Today, the state of Texas executed Oliver David Cruz, a man who had been diagnosed as mentally retarded with an IQ of 63. Lest anyone argue that he might have deliberately faked the test results, Cruz took special education classes when he was in school, and had to repeat the seventh grade three times. He is functionally illiterate.

The American Bar Association urged Governor George W. Bush to block Cruz's execution, but under state law, Bush could not do so without the approval of the Texas Board of Pardons and Parole. The Board had already voted 18-0 against granting clemency to Cruz. However, Bush did have the authority to grant a one-time 30-day reprieve. Because Bush is busy campaigning for the Presidency at the moment, however, the decision was left to his Lt. Governor, who declined the opportunity.

Since the Supreme Court lifted a national ban on death penalties in 1982, 227 executions have been carried out by the Texas legal system. 140 of those have been performed while Bush was Governor. Bush has granted only one 30-day reprieve and one commutal to life imprisonment. While it may be true that most Americans support the death penalty, it can hardly be denied that Texas is rather more triggerhappy than it ought to be. Recently, the state of Illinois put a moratorium on all executions because, according to Governor George Ryan (who is a member of the same Republican party as George W. Bush), too many people are being executed unjustly by a fallible justice system.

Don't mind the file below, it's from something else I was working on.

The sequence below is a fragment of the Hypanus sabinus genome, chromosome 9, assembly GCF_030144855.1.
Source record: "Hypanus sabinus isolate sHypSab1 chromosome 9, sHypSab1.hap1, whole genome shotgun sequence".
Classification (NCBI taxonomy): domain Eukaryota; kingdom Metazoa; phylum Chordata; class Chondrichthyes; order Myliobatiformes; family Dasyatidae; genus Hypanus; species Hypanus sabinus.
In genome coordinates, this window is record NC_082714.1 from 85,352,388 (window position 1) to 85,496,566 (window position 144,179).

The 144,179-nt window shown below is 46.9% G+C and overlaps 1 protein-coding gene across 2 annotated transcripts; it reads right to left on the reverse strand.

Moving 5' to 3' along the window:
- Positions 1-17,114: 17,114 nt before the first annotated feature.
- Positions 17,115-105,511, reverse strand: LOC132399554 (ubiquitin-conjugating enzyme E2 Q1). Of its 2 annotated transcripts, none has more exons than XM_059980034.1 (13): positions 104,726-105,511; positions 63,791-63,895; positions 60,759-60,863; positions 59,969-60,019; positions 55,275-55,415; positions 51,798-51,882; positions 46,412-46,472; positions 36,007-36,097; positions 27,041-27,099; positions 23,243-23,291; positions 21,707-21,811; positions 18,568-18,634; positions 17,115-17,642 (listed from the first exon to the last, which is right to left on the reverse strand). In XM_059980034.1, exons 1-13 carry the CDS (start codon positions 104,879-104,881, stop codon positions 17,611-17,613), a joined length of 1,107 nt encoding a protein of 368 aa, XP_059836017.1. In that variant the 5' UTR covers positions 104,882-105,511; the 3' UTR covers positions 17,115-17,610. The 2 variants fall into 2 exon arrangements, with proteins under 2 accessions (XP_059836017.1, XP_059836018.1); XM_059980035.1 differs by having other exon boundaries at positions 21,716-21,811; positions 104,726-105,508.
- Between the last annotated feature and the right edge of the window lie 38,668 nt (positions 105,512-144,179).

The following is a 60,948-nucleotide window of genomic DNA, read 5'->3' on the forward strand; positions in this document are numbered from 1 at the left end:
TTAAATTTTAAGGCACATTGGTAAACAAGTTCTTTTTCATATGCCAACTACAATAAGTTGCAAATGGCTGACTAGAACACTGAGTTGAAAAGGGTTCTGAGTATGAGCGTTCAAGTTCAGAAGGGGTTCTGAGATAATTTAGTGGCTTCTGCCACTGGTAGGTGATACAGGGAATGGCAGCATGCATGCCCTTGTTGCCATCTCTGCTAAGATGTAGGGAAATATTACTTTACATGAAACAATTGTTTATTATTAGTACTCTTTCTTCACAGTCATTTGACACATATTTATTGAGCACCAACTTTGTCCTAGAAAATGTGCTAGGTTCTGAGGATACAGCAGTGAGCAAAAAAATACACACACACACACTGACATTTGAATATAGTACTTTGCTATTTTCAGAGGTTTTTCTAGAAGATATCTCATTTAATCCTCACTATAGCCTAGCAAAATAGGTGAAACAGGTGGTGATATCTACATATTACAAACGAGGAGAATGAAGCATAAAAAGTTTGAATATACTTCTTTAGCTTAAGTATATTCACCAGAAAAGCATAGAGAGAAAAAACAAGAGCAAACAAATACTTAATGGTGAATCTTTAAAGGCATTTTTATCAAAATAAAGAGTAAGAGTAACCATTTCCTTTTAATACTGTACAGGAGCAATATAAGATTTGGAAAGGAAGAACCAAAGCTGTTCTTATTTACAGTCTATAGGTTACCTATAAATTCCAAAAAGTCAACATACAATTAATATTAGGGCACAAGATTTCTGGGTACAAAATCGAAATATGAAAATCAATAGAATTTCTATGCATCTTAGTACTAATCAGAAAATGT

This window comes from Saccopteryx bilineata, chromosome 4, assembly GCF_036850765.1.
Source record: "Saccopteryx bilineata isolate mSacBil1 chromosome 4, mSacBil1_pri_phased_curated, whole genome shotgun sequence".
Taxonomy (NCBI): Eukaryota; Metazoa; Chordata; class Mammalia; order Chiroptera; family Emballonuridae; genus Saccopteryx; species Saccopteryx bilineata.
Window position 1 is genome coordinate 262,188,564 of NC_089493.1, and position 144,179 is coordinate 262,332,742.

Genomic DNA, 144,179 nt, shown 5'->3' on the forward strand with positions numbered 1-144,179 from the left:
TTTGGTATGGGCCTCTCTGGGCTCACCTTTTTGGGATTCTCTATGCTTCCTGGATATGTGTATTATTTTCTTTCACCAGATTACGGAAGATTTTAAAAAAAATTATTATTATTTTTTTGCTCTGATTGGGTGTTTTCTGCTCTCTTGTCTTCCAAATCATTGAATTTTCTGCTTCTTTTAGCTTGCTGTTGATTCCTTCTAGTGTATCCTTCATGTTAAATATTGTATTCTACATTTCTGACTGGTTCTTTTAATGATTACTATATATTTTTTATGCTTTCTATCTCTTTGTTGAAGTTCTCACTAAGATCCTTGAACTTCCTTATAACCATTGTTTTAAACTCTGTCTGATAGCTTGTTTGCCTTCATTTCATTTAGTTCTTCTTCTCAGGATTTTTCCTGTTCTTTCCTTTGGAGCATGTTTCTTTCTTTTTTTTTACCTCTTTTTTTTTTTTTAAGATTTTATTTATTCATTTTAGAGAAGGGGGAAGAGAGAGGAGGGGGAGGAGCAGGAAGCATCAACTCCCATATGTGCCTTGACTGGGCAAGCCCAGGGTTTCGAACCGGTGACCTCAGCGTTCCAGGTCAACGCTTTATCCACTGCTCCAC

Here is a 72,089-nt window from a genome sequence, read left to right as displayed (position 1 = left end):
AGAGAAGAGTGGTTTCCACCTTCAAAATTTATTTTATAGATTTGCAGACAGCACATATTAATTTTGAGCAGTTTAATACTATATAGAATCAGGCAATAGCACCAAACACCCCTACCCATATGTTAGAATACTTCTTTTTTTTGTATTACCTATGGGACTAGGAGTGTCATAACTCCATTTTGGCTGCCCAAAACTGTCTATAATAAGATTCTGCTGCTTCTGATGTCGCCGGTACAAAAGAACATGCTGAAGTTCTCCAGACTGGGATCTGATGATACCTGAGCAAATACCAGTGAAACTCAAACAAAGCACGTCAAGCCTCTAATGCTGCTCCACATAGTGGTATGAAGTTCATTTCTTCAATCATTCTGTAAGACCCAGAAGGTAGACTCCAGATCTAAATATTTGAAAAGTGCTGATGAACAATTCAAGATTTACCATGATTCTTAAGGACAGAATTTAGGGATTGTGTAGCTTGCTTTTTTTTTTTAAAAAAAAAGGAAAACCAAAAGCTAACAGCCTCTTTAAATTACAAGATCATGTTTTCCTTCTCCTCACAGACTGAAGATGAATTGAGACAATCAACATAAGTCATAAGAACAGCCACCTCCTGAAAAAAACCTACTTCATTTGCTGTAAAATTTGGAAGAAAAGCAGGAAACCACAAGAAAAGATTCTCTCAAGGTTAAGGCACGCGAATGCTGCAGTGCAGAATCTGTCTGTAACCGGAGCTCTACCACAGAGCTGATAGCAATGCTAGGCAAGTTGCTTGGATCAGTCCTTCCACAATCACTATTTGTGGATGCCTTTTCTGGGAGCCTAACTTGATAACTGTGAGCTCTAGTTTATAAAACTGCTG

Texas is one of twenty-five states that allows the execution of convicted killers who are diagnosed as being mentally retarded. In addition, he maintains that he was intoxicated on liquor and LSD before committing the rape and stabbing that led to his conviction. Together, these facts lead one to conclude that he could hardly have been in a normal frame of mind when his crimes were committed.